Knockout of the Year: Arthur Villanueva KO2 Juan Jimenez
StubHub Center, Carson, California, USA
It was a rematch that didn’t really have to happen but did any way but it made for great footage on Villanueva’s highlight reel. After knocking out Jimenez with a headbutt in their first fight in May, Villanueva put Jimenez’s lights out with a right hand that looked as sweet as an Andrew McCutchen home run swing. It was so hard that it made Jimenez turn over while he was on his way down.
Runner-up: Jonathan Taconing TKO10 Salatiel Amit
Elorde Sports Complex, Paranaque City, Philippines
Taconing put the disappointment of his failed title try against WBC junior flyweight champ Ganigan Lopez behind him with a knockout of compatriot Salatiel Amit. Amit had taken heavy shots all fight long but seemed capable of making it to the final bell. That was until a pair of Taconing left hands knocked him clean out of the ring.
Prospect of the Year: Jesse Espinas
The 24-year-old from Oroquieta City, Misamis Occidental looked destined to be a domestic-level fighter after his 2015 knockout loss to Christian Araneta (who is also someone to watch for). That perception began to change in January of 2016 when Espinas (16-2, 11 KOs) knocked out Joey Canoy in 5 rounds, then traveled to Thailand to beat up Paipharob Kokietgym, who entered with a record of 32-0, and stop him in the eighth round.
Espinas scored two more knockouts in Thailand before coming home for a December brawl with tougher-than-old-tapa Lito Dante, winning on a technical decision.
With top 15 rankings in all 4 of the major sanctioning bodies and a slick southpaw style reminiscent of Pacquiao at his most versatile, promoter Sammy Gello-ani has found another winner.
Runner-up: Reymart Gaballo
Gaballo also tacked on 5 wins in 2016, and although they weren’t against the best opposition, he’s shown the raw abilities to be someone to watch for. The 20-year-old from General Santos City moved from junior bantamweight to junior featherweight, bringing with hm big right hand power and an improved jab and body punching. Promoter Jim Claude Manangquil tells me Gaballo will begin campaigning in the United States in 2017. Remember where you heard about him first.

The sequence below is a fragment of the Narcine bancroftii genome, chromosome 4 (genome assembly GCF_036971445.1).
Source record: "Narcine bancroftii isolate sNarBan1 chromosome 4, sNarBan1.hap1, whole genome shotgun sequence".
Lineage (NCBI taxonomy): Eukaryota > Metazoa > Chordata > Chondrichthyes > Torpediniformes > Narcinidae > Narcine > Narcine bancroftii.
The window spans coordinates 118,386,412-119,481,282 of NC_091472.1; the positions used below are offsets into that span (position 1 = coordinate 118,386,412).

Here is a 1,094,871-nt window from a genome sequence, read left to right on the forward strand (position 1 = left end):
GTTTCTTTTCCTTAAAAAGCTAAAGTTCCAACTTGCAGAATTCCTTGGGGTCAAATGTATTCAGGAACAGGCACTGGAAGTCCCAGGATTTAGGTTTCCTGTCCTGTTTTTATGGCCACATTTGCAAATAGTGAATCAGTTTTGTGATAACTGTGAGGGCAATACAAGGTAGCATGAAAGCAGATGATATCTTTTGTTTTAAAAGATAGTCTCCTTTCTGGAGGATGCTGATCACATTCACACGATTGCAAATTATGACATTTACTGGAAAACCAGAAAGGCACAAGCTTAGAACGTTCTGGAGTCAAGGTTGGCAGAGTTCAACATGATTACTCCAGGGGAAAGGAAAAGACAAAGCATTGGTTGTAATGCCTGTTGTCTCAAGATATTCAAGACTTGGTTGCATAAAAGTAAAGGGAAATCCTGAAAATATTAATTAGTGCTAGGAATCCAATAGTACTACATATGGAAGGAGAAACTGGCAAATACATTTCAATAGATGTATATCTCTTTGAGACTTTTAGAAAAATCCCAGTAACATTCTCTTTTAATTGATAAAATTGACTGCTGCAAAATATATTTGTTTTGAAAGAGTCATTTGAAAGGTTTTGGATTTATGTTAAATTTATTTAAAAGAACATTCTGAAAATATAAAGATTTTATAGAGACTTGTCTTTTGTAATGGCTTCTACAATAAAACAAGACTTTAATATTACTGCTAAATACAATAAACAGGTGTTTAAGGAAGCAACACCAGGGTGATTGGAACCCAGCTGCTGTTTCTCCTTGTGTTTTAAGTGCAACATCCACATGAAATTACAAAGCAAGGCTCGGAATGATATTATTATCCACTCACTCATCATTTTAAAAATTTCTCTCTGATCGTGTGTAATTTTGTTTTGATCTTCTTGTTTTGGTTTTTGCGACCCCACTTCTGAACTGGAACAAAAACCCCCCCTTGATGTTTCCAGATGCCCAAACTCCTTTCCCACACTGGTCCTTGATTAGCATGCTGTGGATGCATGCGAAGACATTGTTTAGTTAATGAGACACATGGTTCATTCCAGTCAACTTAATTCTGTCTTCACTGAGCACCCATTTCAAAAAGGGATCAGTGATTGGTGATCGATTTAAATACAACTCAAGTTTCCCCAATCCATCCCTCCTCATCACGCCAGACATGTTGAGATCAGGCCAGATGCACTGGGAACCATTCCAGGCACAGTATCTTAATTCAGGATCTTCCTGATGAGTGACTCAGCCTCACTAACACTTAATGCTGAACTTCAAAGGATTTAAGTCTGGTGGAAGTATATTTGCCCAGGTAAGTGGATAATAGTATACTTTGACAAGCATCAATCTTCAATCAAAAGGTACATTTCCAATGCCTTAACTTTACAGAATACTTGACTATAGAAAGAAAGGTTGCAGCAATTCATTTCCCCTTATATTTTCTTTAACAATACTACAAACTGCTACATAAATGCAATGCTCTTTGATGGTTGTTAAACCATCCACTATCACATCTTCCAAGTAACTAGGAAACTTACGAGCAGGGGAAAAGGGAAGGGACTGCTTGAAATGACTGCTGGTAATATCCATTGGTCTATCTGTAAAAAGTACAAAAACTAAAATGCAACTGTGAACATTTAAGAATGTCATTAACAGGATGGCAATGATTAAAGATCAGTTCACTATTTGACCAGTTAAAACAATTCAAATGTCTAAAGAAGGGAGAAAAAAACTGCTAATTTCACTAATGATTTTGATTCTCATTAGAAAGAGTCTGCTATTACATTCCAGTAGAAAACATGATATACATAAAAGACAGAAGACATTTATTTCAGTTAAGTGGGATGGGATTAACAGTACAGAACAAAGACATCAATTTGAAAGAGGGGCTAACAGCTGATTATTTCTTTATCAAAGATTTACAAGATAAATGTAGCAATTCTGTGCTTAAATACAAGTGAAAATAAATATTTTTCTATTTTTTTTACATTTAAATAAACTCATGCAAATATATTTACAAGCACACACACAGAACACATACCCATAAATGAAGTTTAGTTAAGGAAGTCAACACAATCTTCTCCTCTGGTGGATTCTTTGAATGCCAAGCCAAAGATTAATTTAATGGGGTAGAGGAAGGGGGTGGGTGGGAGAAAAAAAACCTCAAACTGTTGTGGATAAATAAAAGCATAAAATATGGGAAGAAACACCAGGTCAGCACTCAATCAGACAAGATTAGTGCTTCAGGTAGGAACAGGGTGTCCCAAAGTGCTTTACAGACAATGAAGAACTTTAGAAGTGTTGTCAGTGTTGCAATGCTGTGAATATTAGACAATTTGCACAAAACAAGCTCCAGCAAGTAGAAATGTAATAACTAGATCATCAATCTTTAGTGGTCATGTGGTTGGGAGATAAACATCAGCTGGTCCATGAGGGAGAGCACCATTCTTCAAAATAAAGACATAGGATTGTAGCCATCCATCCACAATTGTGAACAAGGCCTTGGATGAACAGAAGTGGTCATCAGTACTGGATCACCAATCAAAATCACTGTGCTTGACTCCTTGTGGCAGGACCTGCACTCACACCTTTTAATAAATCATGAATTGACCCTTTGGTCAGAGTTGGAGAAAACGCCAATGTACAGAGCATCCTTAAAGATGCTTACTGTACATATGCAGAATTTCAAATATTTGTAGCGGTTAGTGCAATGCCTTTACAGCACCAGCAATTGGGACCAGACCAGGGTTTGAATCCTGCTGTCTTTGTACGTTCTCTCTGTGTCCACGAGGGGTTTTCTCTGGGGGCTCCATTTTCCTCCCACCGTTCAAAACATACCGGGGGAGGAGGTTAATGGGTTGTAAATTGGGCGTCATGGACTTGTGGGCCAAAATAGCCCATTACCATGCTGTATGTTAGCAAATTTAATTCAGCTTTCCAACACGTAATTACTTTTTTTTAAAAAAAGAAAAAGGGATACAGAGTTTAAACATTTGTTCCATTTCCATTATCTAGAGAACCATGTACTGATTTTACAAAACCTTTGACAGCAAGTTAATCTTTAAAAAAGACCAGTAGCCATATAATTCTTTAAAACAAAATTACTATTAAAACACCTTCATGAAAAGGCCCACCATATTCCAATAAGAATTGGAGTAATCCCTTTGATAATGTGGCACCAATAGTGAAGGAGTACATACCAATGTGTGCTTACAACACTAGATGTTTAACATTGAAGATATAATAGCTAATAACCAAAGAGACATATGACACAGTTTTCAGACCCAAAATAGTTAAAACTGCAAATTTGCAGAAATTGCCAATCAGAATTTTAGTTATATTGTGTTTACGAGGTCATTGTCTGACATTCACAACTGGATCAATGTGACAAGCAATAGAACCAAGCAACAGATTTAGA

Road warrior of the year: Jonas Sultan
For the 25-year-old Sultan, home is wherever he laced his gloves in 2016. The Tampilisan, Zamboanga del Norte, Philippines native tore apart Tatsuya Ikemizu in Osaka, Japan in March, dropping him twice in the second round. In May he then went to Bacolod City and blasted Romel Oliveros with one right hand. Sultan capped off the year with a second round knockout of world-rated fighter Makazole Tete to win the IBF Inter-Continental super flyweight title in December.
Screwjob of the Year: Omari Kimweri SD12 Randy Petalcorin
The Melbourne Pavilion, Flemington, Victoria, Australia
Incompetent officiating, dirty tactics and a judge who is married to the referee.
This is what Petalcorin was up against when he faced Australian-based Tanzanian in Flemington, Australia last April.
Petalcorin scored 4 knockdowns which were not credited by referee Malcolm Bulner (who even let Kimweri off with a warning instead of a knockdown in one instance). Samantha Bulner, the wife of the referee, was one of the two judges who scored the fight for Kimweri, who is handled by the event’s promoter Brian Amatruda.
A 48-second video compilation of the missed knockdowns I shot on my cell phone in front of a laptop screen went viral, and one person associated with the promotion said it was his “intellectual property” and asked me to remove it. When I declined, citing Fair Use, I was blocked from further messaging (he messaged me first).
“Nice cut and paste there mate your (sic) just missing 1 word. Morals,” said the person. Morals, interestingly, is what should prevent someone from turning a blind eye to an injustice as grievous as what happened between Petalcorin and Kimweri.
WBC president Mauricio Sulaiman admitted that the referee missed the knockdowns, telling this writer: “There were actions considered as knockdowns but also it is easy to see it was wrong mechanics and not bad faith actions from ref.”
The decision stood but Petalcorin retained his number two ranking at 108 pounds with THE RING and has since won two fights. Kimweri has not fought since then.
If someone wanted to see the definition of home cooking, tell them to watch this fight. – Rappler.com
Ryan Songalia is the sports editor of Rappler, a member of the Boxing Writers Association of America (BWAA) and a contributor to The Ring magazine. He can be reached at email@example.com. Follow him on Twitter: @RyanSongalia.
Previous year-end editions